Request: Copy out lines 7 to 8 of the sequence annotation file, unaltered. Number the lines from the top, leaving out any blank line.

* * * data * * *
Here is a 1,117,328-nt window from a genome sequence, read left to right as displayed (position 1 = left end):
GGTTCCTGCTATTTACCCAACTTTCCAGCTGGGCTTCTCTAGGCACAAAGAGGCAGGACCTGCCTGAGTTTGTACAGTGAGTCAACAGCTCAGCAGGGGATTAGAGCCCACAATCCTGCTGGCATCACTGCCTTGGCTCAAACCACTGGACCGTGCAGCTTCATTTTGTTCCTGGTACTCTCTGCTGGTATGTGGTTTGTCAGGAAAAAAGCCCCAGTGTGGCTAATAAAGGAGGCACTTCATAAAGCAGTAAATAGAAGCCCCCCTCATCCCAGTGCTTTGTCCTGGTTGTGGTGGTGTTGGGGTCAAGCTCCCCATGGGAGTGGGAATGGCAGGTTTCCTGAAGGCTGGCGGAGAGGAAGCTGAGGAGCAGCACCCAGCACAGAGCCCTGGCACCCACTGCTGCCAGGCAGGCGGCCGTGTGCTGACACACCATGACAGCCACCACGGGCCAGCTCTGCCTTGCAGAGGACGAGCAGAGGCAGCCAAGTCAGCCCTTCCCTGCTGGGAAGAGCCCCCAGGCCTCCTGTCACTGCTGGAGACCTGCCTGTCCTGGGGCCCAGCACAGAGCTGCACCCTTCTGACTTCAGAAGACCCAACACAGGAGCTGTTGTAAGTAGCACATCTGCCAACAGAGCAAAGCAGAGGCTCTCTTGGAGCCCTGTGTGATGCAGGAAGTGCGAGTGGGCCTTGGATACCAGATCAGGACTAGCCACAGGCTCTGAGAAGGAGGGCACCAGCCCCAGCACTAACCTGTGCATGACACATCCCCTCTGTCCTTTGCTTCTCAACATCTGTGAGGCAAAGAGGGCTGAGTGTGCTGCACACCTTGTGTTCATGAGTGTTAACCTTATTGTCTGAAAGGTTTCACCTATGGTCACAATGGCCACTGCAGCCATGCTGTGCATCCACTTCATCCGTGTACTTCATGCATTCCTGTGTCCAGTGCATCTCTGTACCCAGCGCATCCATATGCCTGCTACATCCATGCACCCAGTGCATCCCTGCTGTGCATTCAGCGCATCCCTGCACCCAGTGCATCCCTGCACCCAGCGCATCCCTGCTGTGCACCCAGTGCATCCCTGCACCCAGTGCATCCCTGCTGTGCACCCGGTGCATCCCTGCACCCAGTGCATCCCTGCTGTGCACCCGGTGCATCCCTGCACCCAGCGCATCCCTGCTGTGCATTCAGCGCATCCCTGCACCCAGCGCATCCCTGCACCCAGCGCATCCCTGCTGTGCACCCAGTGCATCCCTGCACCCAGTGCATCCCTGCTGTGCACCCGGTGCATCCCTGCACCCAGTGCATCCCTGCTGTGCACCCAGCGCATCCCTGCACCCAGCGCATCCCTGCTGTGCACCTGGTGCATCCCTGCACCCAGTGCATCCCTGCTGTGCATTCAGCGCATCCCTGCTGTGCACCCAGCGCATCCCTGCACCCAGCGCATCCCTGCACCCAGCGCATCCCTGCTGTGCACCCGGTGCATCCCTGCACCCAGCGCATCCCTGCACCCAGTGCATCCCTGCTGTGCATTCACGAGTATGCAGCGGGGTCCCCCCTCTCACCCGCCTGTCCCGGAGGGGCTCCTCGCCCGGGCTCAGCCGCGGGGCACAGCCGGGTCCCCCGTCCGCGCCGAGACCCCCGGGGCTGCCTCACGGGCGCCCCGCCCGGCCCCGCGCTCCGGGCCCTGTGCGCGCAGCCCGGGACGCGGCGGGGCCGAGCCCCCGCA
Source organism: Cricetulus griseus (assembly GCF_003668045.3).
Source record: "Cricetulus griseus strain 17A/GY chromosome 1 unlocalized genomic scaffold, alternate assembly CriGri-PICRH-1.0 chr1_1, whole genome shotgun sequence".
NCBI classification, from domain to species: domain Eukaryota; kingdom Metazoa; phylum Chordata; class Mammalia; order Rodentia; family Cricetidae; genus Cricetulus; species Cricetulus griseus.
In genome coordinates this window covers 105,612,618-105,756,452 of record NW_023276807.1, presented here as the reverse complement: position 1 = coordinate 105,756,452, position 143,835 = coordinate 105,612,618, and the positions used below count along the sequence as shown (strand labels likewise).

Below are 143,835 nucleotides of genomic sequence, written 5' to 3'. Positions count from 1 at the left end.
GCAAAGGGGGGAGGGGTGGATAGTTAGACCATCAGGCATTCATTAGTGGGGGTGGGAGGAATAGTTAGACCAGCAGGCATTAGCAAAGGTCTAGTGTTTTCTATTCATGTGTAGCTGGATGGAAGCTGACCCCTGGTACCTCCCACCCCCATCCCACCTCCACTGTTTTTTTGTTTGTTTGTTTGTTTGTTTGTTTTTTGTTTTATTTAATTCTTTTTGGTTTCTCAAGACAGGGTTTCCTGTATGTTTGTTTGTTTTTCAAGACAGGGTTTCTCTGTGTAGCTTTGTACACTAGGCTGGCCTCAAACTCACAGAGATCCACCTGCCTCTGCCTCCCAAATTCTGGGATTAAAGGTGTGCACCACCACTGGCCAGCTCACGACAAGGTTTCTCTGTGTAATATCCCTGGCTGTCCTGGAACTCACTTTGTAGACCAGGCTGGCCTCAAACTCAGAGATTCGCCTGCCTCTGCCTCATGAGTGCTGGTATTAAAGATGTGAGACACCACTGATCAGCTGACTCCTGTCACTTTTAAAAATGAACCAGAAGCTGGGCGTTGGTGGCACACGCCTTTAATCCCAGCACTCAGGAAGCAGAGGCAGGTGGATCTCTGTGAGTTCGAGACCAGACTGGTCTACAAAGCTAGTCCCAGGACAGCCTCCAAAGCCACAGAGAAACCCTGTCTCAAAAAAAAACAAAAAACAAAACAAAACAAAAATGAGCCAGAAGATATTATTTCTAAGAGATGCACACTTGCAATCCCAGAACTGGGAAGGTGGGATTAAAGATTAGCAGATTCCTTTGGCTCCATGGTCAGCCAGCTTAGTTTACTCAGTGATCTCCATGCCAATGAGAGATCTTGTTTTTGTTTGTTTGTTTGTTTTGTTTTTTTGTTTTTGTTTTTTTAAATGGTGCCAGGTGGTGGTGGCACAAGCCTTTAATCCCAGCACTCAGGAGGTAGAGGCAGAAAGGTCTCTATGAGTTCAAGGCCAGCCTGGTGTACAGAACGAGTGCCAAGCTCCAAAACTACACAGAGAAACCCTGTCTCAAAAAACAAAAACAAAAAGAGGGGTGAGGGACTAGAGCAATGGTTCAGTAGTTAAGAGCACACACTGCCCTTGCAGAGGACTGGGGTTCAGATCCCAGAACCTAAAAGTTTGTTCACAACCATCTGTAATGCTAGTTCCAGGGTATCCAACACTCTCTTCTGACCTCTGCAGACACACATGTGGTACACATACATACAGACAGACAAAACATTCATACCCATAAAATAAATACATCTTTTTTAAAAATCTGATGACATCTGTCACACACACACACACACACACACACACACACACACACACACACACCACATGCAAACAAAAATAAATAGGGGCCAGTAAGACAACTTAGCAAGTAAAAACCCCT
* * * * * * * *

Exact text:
Below are 143,835 nucleotides of genomic sequence, written 5' to 3'. Positions count from 1 at the left end.
GCAAAGGGGGGAGGGGTGGATAGTTAGACCATCAGGCATTCATTAGTGGGGGTGGGAGGAATAGTTAGACCAGCAGGCATTAGCAAAGGTCTAGTGTTTTCTATTCATGTGTAGCTGGATGGAAGCTGACCCCTGGTACCTCCCACCCCCATCCCACCTCCACTGTTTTTTTGTTTGTTTGTTTGTTTGTTTGTTTTTTGTTTTATTTAATTCTTTTTGGTTTCTCAAGACAGGGTTTCCTGTATGTTTGTTTGTTTTTCAAGACAGGGTTTCTCTGTGTAGCTTTGTACACTAGGCTGGCCTCAAACTCACAGAGATCCACCTGCCTCTGCCTCCCAAATTCTGGGATTAAAGGTGTGCACCACCACTGGCCAGCTCACGACAAGGTTTCTCTGTGTAATATCCCTGGCTGTCCTGGAACTCACTTTGTAGACCAGGCTGGCCTCAAACTCAGAGATTCGCCTGCCTCTGCCTCATGAGTGCTGGTATTAAAGATGTGAGACACCACTGATCAGCTGACTCCTGTCACTTTTAAAAATGAACCAGAAGCTGGGCGTTGGTGGCACACGCCTTTAATCCCAGCACTCAGGAAGCAGAGGCAGGTGGATCTCTGTGAGTTCGAGACCAGACTGGTCTACAAAGCTAGTCCCAGGACAGCCTCCAAAGCCACAGAGAAACCCTGTCTCAAAAAAAAACAAAAAACAAAACAAAACAAAAATGAGCCAGAAGATATTATTTCTAAGAGATGCACACTTGCAATCCCAGAACTGGGAAGGTGGGATTAAAGATTAGCAGATTCCTTTGGCTCCATGGTCAGCCAGCTTAGTTTACTCAGTGATCTCCATGCCAATGAGAGATCTTGTTTTTGTTTGTTTGTTTGTTTTGTTTTTTTGTTTTTGTTTTTTTAAATGGTGCCAGGTGGTGGTGGCACAAGCCTTTAATCCCAGCACTCAGGAGGTAGAGGCAGAAAGGTCTCTATGAGTTCAAGGCCAGCCTGGTGTACAGAACGAGTGCCAAGCTCCAAAACTACACAGAGAAACCCTGTCTCAAAAAACAAAAACAAAAAGAGGGGTGAGGGACTAGAGCAATGGTTCAGTAGTTAAGAGCACACACTGCCCTTGCAGAGGACTGGGGTTCAGATCCCAGAACCTAAAAGTTTGTTCACAACCATCTGTAATGCTAGTTCCAGGGTATCCAACACTCTCTTCTGACCTCTGCAGACACACATGTGGTACACATACATACAGACAGACAAAACATTCATACCCATAAAATAAATACATCTTTTTTAAAAATCTGATGACATCTGTCACACACACACACACACACACACACACACACACACACACACACACCACATGCAAACAAAAATAAATAGGGGCCAGTAAGACAACTTAGCAAGTAAAAACCCCT